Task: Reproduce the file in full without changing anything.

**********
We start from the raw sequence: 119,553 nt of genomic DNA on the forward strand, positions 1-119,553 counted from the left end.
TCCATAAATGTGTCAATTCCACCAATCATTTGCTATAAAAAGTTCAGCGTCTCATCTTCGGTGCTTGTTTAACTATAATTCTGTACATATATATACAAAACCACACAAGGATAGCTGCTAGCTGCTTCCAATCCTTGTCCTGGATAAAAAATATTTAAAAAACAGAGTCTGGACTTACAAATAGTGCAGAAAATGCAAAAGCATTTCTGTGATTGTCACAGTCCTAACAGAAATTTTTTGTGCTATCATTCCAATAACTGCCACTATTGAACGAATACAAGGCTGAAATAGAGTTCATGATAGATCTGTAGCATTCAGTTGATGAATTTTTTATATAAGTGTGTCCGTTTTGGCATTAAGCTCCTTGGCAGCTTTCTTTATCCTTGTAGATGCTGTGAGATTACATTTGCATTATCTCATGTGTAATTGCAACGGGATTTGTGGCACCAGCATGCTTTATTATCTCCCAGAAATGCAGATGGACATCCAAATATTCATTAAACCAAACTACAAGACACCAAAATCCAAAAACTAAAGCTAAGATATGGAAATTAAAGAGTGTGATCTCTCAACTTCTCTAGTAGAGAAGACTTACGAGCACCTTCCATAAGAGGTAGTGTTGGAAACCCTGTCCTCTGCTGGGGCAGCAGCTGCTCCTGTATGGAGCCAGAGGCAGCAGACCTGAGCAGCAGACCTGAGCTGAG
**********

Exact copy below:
We start from the raw sequence: 119,553 nt of genomic DNA on the forward strand, positions 1-119,553 counted from the left end.
TCCATAAATGTGTCAATTCCACCAATCATTTGCTATAAAAAGTTCAGCGTCTCATCTTCGGTGCTTGTTTAACTATAATTCTGTACATATATATACAAAACCACACAAGGATAGCTGCTAGCTGCTTCCAATCCTTGTCCTGGATAAAAAATATTTAAAAAACAGAGTCTGGACTTACAAATAGTGCAGAAAATGCAAAAGCATTTCTGTGATTGTCACAGTCCTAACAGAAATTTTTTGTGCTATCATTCCAATAACTGCCACTATTGAACGAATACAAGGCTGAAATAGAGTTCATGATAGATCTGTAGCATTCAGTTGATGAATTTTTTATATAAGTGTGTCCGTTTTGGCATTAAGCTCCTTGGCAGCTTTCTTTATCCTTGTAGATGCTGTGAGATTACATTTGCATTATCTCATGTGTAATTGCAACGGGATTTGTGGCACCAGCATGCTTTATTATCTCCCAGAAATGCAGATGGACATCCAAATATTCATTAAACCAAACTACAAGACACCAAAATCCAAAAACTAAAGCTAAGATATGGAAATTAAAGAGTGTGATCTCTCAACTTCTCTAGTAGAGAAGACTTACGAGCACCTTCCATAAGAGGTAGTGTTGGAAACCCTGTCCTCTGCTGGGGCAGCAGCTGCTCCTGTATGGAGCCAGAGGCAGCAGACCTGAGCAGCAGACCTGAGCTGAG